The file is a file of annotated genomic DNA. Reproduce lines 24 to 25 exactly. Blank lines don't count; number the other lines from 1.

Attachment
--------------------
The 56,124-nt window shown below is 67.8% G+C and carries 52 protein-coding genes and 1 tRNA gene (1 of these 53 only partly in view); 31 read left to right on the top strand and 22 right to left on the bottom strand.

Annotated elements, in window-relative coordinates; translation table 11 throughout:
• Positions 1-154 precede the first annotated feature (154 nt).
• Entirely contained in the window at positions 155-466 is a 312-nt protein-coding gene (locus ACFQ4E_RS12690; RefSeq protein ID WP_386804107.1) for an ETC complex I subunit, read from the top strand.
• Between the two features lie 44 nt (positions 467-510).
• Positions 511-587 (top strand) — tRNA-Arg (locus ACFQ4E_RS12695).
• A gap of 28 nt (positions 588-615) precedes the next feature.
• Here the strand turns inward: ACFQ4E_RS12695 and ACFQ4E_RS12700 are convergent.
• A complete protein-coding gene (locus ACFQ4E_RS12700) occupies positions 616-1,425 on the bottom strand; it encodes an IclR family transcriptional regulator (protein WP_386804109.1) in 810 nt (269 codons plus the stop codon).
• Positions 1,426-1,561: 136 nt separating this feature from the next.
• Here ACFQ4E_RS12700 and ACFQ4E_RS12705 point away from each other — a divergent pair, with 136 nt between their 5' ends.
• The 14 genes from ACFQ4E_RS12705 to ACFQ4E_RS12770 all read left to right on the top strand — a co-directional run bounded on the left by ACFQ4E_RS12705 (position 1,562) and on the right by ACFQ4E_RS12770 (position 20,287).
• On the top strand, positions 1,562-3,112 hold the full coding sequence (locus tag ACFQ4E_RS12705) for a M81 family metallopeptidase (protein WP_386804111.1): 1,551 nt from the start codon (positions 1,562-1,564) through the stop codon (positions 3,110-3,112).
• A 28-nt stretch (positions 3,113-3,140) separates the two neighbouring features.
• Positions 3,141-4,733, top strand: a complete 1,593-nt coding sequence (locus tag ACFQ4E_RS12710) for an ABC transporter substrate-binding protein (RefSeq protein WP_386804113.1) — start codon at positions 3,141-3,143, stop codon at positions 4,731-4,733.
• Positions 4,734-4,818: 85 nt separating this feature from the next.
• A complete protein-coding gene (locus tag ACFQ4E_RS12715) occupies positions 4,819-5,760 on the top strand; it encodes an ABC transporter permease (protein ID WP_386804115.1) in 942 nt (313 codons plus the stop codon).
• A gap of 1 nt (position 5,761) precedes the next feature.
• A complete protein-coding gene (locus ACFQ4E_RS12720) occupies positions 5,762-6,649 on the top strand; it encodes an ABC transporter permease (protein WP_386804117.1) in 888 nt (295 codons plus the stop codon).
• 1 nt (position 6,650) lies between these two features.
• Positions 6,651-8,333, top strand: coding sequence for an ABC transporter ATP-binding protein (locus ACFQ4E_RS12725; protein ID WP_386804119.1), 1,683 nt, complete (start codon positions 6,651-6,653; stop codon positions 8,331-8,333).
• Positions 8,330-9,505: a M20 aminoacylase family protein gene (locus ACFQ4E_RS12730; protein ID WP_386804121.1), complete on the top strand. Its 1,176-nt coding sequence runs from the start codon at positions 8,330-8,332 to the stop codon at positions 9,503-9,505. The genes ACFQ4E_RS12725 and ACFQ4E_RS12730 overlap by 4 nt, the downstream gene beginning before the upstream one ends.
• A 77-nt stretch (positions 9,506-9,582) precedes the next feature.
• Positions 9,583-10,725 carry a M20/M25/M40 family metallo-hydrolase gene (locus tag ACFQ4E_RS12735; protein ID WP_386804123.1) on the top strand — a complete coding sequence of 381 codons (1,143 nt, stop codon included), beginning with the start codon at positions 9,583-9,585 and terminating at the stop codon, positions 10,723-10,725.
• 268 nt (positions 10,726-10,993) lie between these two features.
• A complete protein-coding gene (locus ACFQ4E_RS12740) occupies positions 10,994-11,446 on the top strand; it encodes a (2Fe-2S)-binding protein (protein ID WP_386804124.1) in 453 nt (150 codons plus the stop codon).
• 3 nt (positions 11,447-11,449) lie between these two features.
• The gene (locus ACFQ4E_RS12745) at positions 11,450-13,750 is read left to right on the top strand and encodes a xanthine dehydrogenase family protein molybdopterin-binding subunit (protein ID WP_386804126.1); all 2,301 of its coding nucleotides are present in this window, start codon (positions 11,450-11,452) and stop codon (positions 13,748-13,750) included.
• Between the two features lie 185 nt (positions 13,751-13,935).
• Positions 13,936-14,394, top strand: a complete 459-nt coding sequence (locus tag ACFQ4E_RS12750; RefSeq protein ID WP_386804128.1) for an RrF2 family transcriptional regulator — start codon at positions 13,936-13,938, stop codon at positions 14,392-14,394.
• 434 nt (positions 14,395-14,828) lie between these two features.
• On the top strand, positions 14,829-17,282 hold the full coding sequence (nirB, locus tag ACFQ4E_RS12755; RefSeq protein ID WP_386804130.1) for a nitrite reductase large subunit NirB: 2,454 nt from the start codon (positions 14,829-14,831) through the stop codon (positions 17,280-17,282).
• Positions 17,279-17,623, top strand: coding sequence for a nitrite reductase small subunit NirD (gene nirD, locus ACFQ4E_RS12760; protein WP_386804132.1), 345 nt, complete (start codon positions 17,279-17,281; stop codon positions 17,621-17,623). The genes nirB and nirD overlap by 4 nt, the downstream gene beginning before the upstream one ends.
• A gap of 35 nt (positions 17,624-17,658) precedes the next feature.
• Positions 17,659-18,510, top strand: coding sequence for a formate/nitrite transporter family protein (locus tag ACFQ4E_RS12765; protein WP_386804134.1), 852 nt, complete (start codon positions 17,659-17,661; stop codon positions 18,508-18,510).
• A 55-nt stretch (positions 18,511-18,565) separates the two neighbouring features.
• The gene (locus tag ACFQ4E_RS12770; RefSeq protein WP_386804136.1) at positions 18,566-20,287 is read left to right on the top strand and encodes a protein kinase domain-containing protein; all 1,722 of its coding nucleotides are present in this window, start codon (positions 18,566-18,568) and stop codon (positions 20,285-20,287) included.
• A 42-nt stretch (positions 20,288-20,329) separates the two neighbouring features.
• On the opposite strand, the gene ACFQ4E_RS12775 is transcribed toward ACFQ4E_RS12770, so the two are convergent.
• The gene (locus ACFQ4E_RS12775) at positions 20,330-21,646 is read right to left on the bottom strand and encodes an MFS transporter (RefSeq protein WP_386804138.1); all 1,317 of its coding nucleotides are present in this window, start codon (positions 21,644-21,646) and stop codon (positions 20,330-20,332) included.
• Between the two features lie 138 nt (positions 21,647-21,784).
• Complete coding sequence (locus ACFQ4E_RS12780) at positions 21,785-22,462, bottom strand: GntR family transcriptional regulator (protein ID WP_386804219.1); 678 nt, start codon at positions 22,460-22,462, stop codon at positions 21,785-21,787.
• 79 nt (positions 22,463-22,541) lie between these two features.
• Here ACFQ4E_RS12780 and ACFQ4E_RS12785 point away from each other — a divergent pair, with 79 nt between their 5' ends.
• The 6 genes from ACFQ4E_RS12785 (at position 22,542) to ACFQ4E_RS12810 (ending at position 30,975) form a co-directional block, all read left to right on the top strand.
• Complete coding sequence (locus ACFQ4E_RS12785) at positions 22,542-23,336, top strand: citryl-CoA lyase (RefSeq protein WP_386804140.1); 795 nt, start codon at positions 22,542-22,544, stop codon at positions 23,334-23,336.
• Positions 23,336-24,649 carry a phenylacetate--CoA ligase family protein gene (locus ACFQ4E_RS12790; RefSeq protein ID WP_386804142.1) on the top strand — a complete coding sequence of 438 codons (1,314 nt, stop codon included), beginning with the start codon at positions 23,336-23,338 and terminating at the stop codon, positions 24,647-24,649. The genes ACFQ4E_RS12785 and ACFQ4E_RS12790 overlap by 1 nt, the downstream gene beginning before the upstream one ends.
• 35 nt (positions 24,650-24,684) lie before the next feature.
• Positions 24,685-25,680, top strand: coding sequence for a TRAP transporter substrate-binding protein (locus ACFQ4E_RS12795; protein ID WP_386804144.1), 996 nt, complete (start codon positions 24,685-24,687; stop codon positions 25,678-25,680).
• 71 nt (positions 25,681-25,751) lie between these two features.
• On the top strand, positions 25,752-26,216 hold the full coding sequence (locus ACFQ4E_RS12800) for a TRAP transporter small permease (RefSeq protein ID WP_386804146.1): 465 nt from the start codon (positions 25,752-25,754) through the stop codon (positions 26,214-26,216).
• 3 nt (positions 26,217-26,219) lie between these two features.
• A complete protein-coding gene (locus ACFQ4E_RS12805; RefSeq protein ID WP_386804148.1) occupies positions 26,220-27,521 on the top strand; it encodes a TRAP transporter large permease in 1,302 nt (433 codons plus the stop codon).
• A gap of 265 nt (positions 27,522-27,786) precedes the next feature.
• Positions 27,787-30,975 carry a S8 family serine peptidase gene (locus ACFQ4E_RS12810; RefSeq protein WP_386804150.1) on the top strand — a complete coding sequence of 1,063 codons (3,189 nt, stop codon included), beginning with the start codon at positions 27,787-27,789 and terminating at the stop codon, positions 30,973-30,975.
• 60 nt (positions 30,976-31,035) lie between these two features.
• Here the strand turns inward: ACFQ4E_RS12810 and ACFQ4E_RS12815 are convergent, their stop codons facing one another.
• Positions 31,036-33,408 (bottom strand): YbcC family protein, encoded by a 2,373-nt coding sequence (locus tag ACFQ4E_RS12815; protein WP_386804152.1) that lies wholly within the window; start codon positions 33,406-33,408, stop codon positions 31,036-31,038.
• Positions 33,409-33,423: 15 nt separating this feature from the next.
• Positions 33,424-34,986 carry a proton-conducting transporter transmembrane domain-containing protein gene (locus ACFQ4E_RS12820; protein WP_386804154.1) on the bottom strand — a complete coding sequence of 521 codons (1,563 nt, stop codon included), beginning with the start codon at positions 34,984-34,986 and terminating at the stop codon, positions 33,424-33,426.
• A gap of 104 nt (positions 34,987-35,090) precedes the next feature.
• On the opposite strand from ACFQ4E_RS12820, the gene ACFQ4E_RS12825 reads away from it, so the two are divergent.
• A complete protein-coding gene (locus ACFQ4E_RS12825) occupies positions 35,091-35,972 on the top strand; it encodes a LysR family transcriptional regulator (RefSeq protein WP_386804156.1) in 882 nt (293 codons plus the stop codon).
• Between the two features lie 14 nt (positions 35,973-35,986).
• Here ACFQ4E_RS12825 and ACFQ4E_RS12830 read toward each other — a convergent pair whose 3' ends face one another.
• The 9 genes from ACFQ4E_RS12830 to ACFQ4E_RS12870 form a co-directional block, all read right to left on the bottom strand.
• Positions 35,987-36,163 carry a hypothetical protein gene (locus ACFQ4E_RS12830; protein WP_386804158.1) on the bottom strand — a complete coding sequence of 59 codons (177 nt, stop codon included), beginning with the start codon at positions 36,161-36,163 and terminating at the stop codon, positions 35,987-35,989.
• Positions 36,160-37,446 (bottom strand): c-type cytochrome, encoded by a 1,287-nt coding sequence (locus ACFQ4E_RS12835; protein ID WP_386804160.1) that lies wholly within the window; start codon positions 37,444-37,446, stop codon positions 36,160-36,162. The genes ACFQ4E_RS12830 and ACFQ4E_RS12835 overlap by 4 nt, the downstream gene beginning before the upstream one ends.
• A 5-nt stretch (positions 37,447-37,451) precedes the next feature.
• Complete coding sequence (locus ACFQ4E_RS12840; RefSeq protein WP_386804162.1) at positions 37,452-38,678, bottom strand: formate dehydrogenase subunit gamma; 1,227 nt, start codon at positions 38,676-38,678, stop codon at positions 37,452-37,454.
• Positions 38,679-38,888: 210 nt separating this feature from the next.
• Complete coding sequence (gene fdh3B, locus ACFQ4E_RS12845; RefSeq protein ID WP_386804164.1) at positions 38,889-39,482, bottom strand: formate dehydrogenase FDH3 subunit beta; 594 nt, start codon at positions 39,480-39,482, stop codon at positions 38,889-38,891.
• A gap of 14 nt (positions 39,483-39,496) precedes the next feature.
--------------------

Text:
• Positions 9,583-10,725 carry a M20/M25/M40 family metallo-hydrolase gene (locus tag ACFQ4E_RS12735; protein ID WP_386804123.1) on the top strand — a complete coding sequence of 381 codons (1,143 nt, stop codon included), beginning with the start codon at positions 9,583-9,585 and terminating at the stop codon, positions 10,723-10,725.
• 268 nt (positions 10,726-10,993) lie between these two features.